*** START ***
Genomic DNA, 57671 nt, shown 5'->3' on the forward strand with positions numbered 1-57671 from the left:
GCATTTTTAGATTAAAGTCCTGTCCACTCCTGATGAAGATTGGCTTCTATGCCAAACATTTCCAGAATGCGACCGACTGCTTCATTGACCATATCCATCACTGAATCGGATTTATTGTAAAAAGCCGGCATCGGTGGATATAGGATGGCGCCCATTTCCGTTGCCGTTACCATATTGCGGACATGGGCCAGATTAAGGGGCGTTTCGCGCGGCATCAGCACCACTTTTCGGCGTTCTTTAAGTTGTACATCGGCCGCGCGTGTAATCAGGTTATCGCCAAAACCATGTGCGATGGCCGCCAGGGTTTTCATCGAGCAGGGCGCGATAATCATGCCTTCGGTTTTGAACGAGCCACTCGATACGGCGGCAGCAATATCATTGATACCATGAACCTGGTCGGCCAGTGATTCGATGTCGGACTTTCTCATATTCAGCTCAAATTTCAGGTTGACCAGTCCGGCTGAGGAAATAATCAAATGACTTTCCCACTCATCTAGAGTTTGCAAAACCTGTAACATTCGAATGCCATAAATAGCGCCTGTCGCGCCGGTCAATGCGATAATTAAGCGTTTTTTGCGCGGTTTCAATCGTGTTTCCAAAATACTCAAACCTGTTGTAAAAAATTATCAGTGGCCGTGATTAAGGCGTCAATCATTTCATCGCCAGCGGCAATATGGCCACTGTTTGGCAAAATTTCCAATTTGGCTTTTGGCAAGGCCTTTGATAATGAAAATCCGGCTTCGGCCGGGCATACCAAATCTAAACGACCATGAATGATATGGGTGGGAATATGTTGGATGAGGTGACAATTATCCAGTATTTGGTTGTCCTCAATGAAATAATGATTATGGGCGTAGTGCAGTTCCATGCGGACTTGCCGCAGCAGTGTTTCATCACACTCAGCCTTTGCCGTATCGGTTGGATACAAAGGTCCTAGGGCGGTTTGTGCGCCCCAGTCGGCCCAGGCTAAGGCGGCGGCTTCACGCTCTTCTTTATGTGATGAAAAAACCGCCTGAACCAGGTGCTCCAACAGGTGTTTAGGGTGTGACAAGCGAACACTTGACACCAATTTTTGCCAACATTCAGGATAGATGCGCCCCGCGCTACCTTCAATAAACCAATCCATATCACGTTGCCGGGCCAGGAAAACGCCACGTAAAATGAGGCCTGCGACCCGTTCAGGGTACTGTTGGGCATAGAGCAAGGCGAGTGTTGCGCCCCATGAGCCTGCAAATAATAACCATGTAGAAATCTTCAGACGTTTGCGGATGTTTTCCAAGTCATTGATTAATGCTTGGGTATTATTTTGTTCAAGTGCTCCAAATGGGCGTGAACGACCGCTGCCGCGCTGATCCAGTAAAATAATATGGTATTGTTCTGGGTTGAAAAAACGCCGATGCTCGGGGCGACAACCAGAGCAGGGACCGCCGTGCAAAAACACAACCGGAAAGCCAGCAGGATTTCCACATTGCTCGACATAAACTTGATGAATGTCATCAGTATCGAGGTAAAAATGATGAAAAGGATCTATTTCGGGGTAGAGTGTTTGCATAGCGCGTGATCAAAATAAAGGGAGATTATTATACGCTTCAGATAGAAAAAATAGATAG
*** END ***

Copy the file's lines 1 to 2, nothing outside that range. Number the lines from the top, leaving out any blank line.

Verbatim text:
Genomic DNA, 57671 nt, shown 5'->3' on the forward strand with positions numbered 1-57671 from the left:
GCATTTTTAGATTAAAGTCCTGTCCACTCCTGATGAAGATTGGCTTCTATGCCAAACATTTCCAGAATGCGACCGACTGCTTCATTGACCATATCCATCACTGAATCGGATTTATTGTAAAAAGCCGGCATCGGTGGATATAGGATGGCGCCCATTTCCGTTGCCGTTACCATATTGCGGACATGGGCCAGATTAAGGGGCGTTTCGCGCGGCATCAGCACCACTTTTCGGCGTTCTTTAAGTTGTACATCGGCCGCGCGTGTAATCAGGTTATCGCCAAAACCATGTGCGATGGCCGCCAGGGTTTTCATCGAGCAGGGCGCGATAATCATGCCTTCGGTTTTGAACGAGCCACTCGATACGGCGGCAGCAATATCATTGATACCATGAACCTGGTCGGCCAGTGATTCGATGTCGGACTTTCTCATATTCAGCTCAAATTTCAGGTTGACCAGTCCGGCTGAGGAAATAATCAAATGACTTTCCCACTCATCTAGAGTTTGCAAAACCTGTAACATTCGAATGCCATAAATAGCGCCTGTCGCGCCGGTCAATGCGATAATTAAGCGTTTTTTGCGCGGTTTCAATCGTGTTTCCAAAATACTCAAACCTGTTGTAAAAAATTATCAGTGGCCGTGATTAAGGCGTCAATCATTTCATCGCCAGCGGCAATATGGCCACTGTTTGGCAAAATTTCCAATTTGGCTTTTGGCAAGGCCTTTGATAATGAAAATCCGGCTTCGGCCGGGCATACCAAATCTAAACGACCATGAATGATATGGGTGGGAATATGTTGGATGAGGTGACAATTATCCAGTATTTGGTTGTCCTCAATGAAATAATGATTATGGGCGTAGTGCAGTTCCATGCGGACTTGCCGCAGCAGTGTTTCATCACACTCAGCCTTTGCCGTATCGGTTGGATACAAAGGTCCTAGGGCGGTTTGTGCGCCCCAGTCGGCCCAGGCTAAGGCGGCGGCTTCACGCTCTTCTTTATGTGATGAAAAAACCGCCTGAACCAGGTGCTCCAACAGGTGTTTAGGGTGTGACAAGCGAACACTTGACACCAATTTTTGCCAACATTCAGGATAGATGCGCCCCGCGCTACCTTCAATAAACCAATCCATATCACGTTGCCGGGCCAGGAAAACGCCACGTAAAATGAGGCCTGCGACCCGTTCAGGGTACTGTTGGGCATAGAGCAAGGCGAGTGTTGCGCCCCATGAGCCTGCAAATAATAACCATGTAGAAATCTTCAGACGTTTGCGGATGTTTTCCAAGTCATTGATTAATGCTTGGGTATTATTTTGTTCAAGTGCTCCAAATGGGCGTGAACGACCGCTGCCGCGCTGATCCAGTAAAATAATATGGTATTGTTCTGGGTTGAAAAAACGCCGATGCTCGGGGCGACAACCAGAGCAGGGACCGCCGTGCAAAAACACAACCGGAAAGCCAGCAGGATTTCCACATTGCTCGACATAAACTTGATGAATGTCATCAGTATCGAGGTAAAAATGATGAAAAGGATCTATTTCGGGGTAGAGTGTTTGCATAGCGCGTGATCAAAATAAAGGGAGATTATTATACGCTTCAGATAGAAAAAATAGATAG